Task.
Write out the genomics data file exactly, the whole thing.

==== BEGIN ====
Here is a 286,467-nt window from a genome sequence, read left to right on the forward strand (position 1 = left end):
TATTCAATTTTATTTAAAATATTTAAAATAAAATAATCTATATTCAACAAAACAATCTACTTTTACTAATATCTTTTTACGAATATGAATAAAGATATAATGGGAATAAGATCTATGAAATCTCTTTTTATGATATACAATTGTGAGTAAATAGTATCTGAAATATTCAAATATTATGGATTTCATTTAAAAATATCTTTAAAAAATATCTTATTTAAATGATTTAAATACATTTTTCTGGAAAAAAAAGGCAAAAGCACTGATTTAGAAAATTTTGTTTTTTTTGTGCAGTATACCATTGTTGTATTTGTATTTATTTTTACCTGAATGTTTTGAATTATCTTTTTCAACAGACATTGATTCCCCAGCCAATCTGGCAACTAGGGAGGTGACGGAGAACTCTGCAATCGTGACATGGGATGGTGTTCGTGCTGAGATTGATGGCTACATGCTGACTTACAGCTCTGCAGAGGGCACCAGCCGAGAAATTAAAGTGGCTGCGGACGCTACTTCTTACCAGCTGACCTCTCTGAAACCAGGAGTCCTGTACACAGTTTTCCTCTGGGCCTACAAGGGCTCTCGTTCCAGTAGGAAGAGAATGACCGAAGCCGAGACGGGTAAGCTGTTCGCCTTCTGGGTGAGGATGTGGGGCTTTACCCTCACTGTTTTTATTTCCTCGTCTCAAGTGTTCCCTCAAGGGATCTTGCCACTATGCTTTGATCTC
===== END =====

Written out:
Here is a 286,467-nt window from a genome sequence, read left to right on the forward strand (position 1 = left end):
TATTCAATTTTATTTAAAATATTTAAAATAAAATAATCTATATTCAACAAAACAATCTACTTTTACTAATATCTTTTTACGAATATGAATAAAGATATAATGGGAATAAGATCTATGAAATCTCTTTTTATGATATACAATTGTGAGTAAATAGTATCTGAAATATTCAAATATTATGGATTTCATTTAAAAATATCTTTAAAAAATATCTTATTTAAATGATTTAAATACATTTTTCTGGAAAAAAAAGGCAAAAGCACTGATTTAGAAAATTTTGTTTTTTTTGTGCAGTATACCATTGTTGTATTTGTATTTATTTTTACCTGAATGTTTTGAATTATCTTTTTCAACAGACATTGATTCCCCAGCCAATCTGGCAACTAGGGAGGTGACGGAGAACTCTGCAATCGTGACATGGGATGGTGTTCGTGCTGAGATTGATGGCTACATGCTGACTTACAGCTCTGCAGAGGGCACCAGCCGAGAAATTAAAGTGGCTGCGGACGCTACTTCTTACCAGCTGACCTCTCTGAAACCAGGAGTCCTGTACACAGTTTTCCTCTGGGCCTACAAGGGCTCTCGTTCCAGTAGGAAGAGAATGACCGAAGCCGAGACGGGTAAGCTGTTCGCCTTCTGGGTGAGGATGTGGGGCTTTACCCTCACTGTTTTTATTTCCTCGTCTCAAGTGTTCCCTCAAGGGATCTTGCCACTATGCTTTGATCTC